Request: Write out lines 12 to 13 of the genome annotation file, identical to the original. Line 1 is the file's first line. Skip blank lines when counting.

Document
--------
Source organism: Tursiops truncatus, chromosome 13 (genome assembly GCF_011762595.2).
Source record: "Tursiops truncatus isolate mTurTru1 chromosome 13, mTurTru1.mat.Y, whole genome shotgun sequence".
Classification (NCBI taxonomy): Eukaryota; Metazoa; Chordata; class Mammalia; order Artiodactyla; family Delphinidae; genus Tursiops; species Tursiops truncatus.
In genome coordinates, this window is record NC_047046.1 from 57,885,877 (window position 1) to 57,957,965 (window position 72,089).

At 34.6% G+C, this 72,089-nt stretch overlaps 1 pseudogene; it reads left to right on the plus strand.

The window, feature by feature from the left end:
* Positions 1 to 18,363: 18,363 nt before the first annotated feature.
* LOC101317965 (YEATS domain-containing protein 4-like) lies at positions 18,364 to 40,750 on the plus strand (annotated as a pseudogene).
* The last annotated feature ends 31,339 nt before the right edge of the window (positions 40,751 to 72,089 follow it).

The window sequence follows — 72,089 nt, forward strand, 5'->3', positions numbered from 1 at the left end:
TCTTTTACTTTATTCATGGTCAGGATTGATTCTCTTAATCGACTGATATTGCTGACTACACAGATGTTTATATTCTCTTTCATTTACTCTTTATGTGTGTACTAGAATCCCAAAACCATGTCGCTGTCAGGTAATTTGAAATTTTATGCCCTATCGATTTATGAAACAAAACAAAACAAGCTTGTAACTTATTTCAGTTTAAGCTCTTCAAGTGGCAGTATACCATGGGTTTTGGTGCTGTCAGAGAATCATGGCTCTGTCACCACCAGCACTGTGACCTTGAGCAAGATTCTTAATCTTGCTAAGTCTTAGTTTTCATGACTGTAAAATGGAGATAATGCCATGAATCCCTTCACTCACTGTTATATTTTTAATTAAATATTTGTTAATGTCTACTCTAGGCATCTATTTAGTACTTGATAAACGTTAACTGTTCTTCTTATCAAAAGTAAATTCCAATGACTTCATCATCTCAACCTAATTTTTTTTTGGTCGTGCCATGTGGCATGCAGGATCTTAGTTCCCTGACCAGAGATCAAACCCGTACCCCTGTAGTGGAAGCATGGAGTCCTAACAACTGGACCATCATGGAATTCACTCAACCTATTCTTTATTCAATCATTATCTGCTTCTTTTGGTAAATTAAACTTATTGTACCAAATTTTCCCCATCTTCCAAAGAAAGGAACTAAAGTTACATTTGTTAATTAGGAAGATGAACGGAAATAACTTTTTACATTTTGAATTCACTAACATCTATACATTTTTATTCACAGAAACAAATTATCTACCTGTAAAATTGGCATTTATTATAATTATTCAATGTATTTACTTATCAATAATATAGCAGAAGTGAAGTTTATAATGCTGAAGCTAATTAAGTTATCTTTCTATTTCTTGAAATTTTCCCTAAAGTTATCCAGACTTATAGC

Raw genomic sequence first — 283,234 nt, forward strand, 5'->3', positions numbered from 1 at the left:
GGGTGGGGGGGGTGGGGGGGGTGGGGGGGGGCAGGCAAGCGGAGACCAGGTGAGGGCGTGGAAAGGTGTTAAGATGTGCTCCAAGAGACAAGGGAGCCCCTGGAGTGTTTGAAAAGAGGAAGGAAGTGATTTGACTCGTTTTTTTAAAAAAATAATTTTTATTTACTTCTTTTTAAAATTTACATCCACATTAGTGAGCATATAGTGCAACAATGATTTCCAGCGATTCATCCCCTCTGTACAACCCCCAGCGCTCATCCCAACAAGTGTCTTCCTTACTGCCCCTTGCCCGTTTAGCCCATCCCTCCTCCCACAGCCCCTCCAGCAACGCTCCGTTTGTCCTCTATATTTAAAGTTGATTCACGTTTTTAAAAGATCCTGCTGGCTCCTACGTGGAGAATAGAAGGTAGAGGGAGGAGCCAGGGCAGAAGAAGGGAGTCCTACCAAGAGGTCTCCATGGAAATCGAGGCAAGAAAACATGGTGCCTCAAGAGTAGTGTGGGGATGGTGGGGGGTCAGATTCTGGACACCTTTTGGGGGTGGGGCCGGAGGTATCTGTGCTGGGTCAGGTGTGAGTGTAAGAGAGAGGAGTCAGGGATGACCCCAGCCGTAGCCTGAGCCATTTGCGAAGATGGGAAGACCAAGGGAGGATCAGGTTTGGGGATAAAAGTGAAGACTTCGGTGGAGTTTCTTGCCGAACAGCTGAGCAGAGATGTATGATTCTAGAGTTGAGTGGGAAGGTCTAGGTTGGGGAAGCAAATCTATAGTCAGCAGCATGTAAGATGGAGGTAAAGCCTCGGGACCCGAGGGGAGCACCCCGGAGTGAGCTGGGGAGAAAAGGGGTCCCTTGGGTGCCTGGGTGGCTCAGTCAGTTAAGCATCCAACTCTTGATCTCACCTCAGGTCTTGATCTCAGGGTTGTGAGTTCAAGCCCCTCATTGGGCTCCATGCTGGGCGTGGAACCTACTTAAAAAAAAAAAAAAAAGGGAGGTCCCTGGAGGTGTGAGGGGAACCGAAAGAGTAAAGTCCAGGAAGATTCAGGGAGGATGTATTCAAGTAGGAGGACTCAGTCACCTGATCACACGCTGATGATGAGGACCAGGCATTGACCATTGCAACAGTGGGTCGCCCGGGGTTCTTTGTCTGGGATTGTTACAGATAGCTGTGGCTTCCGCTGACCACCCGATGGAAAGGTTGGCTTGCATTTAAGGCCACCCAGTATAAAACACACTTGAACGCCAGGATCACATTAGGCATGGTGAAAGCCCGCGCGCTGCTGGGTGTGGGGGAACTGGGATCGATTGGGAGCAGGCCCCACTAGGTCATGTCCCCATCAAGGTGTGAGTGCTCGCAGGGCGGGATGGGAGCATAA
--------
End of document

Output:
Raw genomic sequence first — 283,234 nt, forward strand, 5'->3', positions numbered from 1 at the left:
GGGTGGGGGGGGTGGGGGGGGTGGGGGGGGGCAGGCAAGCGGAGACCAGGTGAGGGCGTGGAAAGGTGTTAAGATGTGCTCCAAGAGACAAGGGAGCCCCTGGAGTGTTTGAAAAGAGGAAGGAAGTGATTTGACTCGTTTTTTTAAAAAAATAATTTTTATTTACTTCTTTTTAAAATTTACATCCACATTAGTGAGCATATAGTGCAACAATGATTTCCAGCGATTCATCCCCTCTGTACAACCCCCAGCGCTCATCCCAACAAGTGTCTTCCTTACTGCCCCTTGCCCGTTTAGCCCATCCCTCCTCCCACAGCCCCTCCAGCAACGCTCCGTTTGTCCTCTATATTTAAAGTTGATTCACGTTTTTAAAAGATCCTGCTGGCTCCTACGTGGAGAATAGAAGGTAGAGGGAGGAGCCAGGGCAGAAGAAGGGAGTCCTACCAAGAGGTCTCCATGGAAATCGAGGCAAGAAAACATGGTGCCTCAAGAGTAGTGTGGGGATGGTGGGGGGTCAGATTCTGGACACCTTTTGGGGGTGGGGCCGGAGGTATCTGTGCTGGGTCAGGTGTGAGTGTAAGAGAGAGGAGTCAGGGATGACCCCAGCCGTAGCCTGAGCCATTTGCGAAGATGGGAAGACCAAGGGAGGATCAGGTTTGGGGATAAAAGTGAAGACTTCGGTGGAGTTTCTTGCCGAACAGCTGAGCAGAGATGTATGATTCTAGAGTTGAGTGGGAAGGTCTAGGTTGGGGAAGCAAATCTATAGTCAGCAGCATGTAAGATGGAGGTAAAGCCTCGGGACCCGAGGGGAGCACCCCGGAGTGAGCTGGGGAGAAAAGGGGTCCCTTGGGTGCCTGGGTGGCTCAGTCAGTTAAGCATCCAACTCTTGATCTCACCTCAGGTCTTGATCTCAGGGTTGTGAGTTCAAGCCCCTCATTGGGCTCCATGCTGGGCGTGGAACCTACTTAAAAAAAAAAAAAAAAGGGAGGTCCCTGGAGGTGTGAGGGGAACCGAAAGAGTAAAGTCCAGGAAGATTCAGGGAGGATGTATTCAAGTAGGAGGACTCAGTCACCTGATCACACGCTGATGATGAGGACCAGGCATTGACCATTGCAACAGTGGGTCGCCCGGGGTTCTTTGTCTGGGATTGTTACAGATAGCTGTGGCTTCCGCTGACCACCCGATGGAAAGGTTGGCTTGCATTTAAGGCCACCCAGTATAAAACACACTTGAACGCCAGGATCACATTAGGCATGGTGAAAGCCCGCGCGCTGCTGGGTGTGGGGGAACTGGGATCGATTGGGAGCAGGCCCCACTAGGTCATGTCCCCATCAAGGTGTGAGTGCTCGCAGGGCGGGATGGGAGCATAA